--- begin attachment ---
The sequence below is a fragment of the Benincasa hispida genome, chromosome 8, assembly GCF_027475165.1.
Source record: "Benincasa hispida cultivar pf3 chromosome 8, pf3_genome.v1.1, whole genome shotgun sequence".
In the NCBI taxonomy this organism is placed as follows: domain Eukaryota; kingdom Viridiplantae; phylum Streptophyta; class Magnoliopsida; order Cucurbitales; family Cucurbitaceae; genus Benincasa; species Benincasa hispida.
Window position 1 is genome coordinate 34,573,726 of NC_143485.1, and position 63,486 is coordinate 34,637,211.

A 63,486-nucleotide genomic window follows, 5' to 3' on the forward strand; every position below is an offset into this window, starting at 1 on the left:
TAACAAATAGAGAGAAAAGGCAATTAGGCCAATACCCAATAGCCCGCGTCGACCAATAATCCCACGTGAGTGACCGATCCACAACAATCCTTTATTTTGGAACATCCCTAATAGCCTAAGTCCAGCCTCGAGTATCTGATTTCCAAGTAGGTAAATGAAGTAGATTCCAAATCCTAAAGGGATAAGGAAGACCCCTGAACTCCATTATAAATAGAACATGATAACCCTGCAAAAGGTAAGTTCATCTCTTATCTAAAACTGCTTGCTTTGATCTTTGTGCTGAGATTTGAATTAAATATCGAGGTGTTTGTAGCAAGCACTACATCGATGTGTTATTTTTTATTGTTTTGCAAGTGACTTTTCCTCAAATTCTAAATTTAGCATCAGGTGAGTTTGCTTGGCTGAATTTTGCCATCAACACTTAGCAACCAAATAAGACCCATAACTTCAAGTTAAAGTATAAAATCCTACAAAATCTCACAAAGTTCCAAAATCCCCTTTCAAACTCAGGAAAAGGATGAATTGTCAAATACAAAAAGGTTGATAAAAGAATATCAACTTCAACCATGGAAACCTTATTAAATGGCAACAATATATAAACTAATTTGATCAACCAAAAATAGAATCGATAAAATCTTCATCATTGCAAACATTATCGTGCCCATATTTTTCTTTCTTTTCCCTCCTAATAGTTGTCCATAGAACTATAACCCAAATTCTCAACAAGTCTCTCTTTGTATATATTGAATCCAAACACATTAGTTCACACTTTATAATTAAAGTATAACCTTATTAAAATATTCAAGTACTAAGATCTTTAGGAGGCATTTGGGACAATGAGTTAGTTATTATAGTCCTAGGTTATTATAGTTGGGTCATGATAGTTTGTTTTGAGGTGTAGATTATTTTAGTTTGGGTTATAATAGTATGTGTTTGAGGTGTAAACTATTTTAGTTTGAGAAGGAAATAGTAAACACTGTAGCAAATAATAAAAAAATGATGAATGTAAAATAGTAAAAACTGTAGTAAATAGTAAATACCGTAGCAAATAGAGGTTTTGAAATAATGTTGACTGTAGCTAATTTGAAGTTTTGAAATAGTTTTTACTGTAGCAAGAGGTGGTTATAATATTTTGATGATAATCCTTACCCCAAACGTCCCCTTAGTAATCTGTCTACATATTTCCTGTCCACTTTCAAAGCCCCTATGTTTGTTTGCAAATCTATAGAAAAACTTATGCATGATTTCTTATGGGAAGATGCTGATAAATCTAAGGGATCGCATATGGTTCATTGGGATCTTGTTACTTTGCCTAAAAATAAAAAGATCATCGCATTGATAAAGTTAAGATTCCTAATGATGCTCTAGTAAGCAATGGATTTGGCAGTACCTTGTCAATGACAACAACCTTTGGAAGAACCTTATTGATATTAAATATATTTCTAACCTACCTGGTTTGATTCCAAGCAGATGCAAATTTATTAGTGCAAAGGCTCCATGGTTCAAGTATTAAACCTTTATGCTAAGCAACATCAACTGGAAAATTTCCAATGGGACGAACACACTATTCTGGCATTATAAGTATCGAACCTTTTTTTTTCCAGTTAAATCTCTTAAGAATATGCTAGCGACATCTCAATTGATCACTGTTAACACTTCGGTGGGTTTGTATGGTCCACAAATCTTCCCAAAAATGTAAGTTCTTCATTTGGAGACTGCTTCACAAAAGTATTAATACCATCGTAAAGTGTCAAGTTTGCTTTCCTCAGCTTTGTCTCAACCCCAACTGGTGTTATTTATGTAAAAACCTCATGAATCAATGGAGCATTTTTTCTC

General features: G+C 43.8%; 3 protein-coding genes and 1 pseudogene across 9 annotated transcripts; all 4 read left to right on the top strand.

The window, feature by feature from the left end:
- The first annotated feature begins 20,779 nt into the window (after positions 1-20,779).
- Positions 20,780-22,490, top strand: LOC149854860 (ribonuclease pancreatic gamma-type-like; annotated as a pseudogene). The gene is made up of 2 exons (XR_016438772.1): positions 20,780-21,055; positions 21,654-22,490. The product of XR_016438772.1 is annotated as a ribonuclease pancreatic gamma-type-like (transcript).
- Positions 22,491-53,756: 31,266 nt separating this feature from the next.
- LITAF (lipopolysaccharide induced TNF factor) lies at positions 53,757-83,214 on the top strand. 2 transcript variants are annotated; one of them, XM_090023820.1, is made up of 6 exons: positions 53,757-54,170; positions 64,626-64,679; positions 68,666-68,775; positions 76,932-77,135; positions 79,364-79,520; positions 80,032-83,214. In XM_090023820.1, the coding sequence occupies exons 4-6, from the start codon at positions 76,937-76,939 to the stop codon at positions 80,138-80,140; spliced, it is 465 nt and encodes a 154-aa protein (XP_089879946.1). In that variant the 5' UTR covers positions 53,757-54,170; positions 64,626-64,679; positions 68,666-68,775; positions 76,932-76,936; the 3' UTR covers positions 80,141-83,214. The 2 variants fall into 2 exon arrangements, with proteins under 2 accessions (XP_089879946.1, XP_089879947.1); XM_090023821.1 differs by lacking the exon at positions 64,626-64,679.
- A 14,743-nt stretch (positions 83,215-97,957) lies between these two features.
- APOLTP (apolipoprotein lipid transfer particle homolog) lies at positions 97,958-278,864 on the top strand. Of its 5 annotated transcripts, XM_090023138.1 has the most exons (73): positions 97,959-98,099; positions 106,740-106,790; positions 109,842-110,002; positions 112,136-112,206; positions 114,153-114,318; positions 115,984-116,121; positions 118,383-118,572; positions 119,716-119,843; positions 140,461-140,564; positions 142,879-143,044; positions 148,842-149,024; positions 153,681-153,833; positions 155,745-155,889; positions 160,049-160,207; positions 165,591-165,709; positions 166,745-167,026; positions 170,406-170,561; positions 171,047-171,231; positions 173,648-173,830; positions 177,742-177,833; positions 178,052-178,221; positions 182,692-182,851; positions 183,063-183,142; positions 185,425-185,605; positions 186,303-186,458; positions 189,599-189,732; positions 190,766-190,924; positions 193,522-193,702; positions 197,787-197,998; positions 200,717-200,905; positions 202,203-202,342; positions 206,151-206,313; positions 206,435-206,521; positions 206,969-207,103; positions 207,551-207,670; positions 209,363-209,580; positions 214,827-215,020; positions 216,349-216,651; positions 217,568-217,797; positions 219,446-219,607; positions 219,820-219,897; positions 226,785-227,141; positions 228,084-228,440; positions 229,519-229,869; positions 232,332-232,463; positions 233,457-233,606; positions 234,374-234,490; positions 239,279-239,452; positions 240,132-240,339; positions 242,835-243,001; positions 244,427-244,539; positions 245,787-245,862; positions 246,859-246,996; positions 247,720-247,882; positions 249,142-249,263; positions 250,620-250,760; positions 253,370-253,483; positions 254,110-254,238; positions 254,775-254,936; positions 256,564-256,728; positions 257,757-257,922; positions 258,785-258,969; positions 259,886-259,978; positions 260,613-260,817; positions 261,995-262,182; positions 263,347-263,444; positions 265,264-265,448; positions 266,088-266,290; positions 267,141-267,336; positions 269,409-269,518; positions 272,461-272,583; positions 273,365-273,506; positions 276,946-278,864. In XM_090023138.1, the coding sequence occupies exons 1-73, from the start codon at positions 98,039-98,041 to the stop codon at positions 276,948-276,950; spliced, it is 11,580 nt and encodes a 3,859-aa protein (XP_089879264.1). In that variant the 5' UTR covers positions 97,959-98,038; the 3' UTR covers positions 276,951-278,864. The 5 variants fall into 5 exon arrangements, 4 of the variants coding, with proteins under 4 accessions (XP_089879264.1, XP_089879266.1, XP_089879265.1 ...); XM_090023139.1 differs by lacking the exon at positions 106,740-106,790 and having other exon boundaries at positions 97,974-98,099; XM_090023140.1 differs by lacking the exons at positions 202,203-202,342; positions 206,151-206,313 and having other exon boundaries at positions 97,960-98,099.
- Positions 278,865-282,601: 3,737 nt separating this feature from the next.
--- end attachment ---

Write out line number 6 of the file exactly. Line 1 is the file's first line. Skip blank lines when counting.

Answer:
TAACAAATAGAGAGAAAAGGCAATTAGGCCAATACCCAATAGCCCGCGTCGACCAATAATCCCACGTGAGTGACCGATCCACAACAATCCTTTATTTTGGAACATCCCTAATAGCCTAAGTCCAGCCTCGAGTATCTGATTTCCAAGTAGGTAAATGAAGTAGATTCCAAATCCTAAAGGGATAAGGAAGACCCCTGAACTCCATTATAAATAGAACATGATAACCCTGCAAAAGGTAAGTTCATCTCTTATCTAAAACTGCTTGCTTTGATCTTTGTGCTGAGATTTGAATTAAATATCGAGGTGTTTGTAGCAAGCACTACATCGATGTGTTATTTTTTATTGTTTTGCAAGTGACTTTTCCTCAAATTCTAAATTTAGCATCAGGTGAGTTTGCTTGGCTGAATTTTGCCATCAACACTTAGCAACCAAATAAGACCCATAACTTCAAGTTAAAGTATAAAATCCTACAAAATCTCACAAAGTTCCAAAATCCCCTTTCAAACTCAGGAAAAGGATGAATTGTCAAATACAAAAAGGTTGATAAAAGAATATCAACTTCAACCATGGAAACCTTATTAAATGGCAACAATATATAAACTAATTTGATCAACCAAAAATAGAATCGATAAAATCTTCATCATTGCAAACATTATCGTGCCCATATTTTTCTTTCTTTTCCCTCCTAATAGTTGTCCATAGAACTATAACCCAAATTCTCAACAAGTCTCTCTTTGTATATATTGAATCCAAACACATTAGTTCACACTTTATAATTAAAGTATAACCTTATTAAAATATTCAAGTACTAAGATCTTTAGGAGGCATTTGGGACAATGAGTTAGTTATTATAGTCCTAGGTTATTATAGTTGGGTCATGATAGTTTGTTTTGAGGTGTAGATTATTTTAGTTTGGGTTATAATAGTATGTGTTTGAGGTGTAAACTATTTTAGTTTGAGAAGGAAATAGTAAACACTGTAGCAAATAATAAAAAAATGATGAATGTAAAATAGTAAAAACTGTAGTAAATAGTAAATACCGTAGCAAATAGAGGTTTTGAAATAATGTTGACTGTAGCTAATTTGAAGTTTTGAAATAGTTTTTACTGTAGCAAGAGGTGGTTATAATATTTTGATGATAATCCTTACCCCAAACGTCCCCTTAGTAATCTGTCTACATATTTCCTGTCCACTTTCAAAGCCCCTATGTTTGTTTGCAAATCTATAGAAAAACTTATGCATGATTTCTTATGGGAAGATGCTGATAAATCTAAGGGATCGCATATGGTTCATTGGGATCTTGTTACTTTGCCTAAAAATAAAAAGATCATCGCATTGATAAAGTTAAGATTCCTAATGATGCTCTAGTAAGCAATGGATTTGGCAGTACCTTGTCAATGACAACAACCTTTGGAAGAACCTTATTGATATTAAATATATTTCTAACCTACCTGGTTTGATTCCAAGCAGATGCAAATTTATTAGTGCAAAGGCTCCATGGTTCAAGTATTAAACCTTTATGCTAAGCAACATCAACTGGAAAATTTCCAATGGGACGAACACACTATTCTGGCATTATAAGTATCGAACCTTTTTTTTTCCAGTTAAATCTCTTAAGAATATGCTAGCGACATCTCAATTGATCACTGTTAACACTTCGGTGGGTTTGTATGGTCCACAAATCTTCCCAAAAATGTAAGTTCTTCATTTGGAGACTGCTTCACAAAAGTATTAATACCATCGTAAAGTGTCAAGTTTGCTTTCCTCAGCTTTGTCTCAACCCCAACTGGTGTTATTTATGTAAAAACCTCATGAATCAATGGAGCATTTTTTCTC